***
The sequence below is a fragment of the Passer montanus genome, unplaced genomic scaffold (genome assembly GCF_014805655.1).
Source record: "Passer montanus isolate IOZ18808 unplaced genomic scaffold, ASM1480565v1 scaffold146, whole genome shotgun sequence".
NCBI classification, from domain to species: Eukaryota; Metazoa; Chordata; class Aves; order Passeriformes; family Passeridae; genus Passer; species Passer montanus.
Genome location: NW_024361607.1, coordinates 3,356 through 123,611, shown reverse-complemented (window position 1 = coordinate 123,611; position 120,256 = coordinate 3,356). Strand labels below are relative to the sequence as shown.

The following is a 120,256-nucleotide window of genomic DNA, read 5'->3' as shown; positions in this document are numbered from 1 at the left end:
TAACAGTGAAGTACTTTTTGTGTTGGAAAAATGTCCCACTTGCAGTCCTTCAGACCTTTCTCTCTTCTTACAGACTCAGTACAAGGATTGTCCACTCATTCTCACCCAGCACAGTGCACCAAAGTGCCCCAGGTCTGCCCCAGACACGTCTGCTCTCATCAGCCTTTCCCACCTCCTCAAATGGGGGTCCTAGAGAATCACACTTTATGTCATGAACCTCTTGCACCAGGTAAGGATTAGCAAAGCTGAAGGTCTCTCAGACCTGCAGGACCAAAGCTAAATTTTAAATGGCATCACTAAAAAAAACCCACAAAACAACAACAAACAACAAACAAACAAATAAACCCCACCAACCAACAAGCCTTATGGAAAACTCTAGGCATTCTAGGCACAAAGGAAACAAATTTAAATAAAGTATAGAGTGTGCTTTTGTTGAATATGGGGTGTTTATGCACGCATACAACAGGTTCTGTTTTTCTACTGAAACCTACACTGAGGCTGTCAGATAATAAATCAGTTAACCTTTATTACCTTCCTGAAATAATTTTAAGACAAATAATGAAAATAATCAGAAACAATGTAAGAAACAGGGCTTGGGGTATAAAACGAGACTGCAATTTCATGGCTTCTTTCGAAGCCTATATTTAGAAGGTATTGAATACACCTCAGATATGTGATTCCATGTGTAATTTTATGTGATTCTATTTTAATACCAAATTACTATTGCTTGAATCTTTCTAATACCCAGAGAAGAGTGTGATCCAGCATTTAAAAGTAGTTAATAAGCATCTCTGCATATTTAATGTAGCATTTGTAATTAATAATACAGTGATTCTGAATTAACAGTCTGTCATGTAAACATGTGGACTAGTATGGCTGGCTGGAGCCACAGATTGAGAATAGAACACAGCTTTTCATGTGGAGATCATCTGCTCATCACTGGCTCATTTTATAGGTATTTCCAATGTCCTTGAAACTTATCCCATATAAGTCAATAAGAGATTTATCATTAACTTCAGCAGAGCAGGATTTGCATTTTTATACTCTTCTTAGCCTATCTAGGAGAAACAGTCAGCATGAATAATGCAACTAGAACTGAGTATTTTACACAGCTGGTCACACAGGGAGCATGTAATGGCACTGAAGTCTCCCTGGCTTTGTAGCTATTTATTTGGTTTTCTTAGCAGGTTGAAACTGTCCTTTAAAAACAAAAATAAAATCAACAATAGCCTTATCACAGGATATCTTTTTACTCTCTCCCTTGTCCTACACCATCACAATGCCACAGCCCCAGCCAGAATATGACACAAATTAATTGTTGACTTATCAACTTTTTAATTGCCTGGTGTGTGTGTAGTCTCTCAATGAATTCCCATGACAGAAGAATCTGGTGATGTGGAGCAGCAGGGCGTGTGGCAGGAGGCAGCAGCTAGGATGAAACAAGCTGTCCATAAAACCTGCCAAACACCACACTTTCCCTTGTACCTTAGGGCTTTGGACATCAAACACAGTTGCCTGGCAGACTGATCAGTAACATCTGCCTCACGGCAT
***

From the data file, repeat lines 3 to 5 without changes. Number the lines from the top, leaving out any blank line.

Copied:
NCBI classification, from domain to species: Eukaryota; Metazoa; Chordata; class Aves; order Passeriformes; family Passeridae; genus Passer; species Passer montanus.
Genome location: NW_024361607.1, coordinates 3,356 through 123,611, shown reverse-complemented (window position 1 = coordinate 123,611; position 120,256 = coordinate 3,356). Strand labels below are relative to the sequence as shown.

The following is a 120,256-nucleotide window of genomic DNA, read 5'->3' as shown; positions in this document are numbered from 1 at the left end: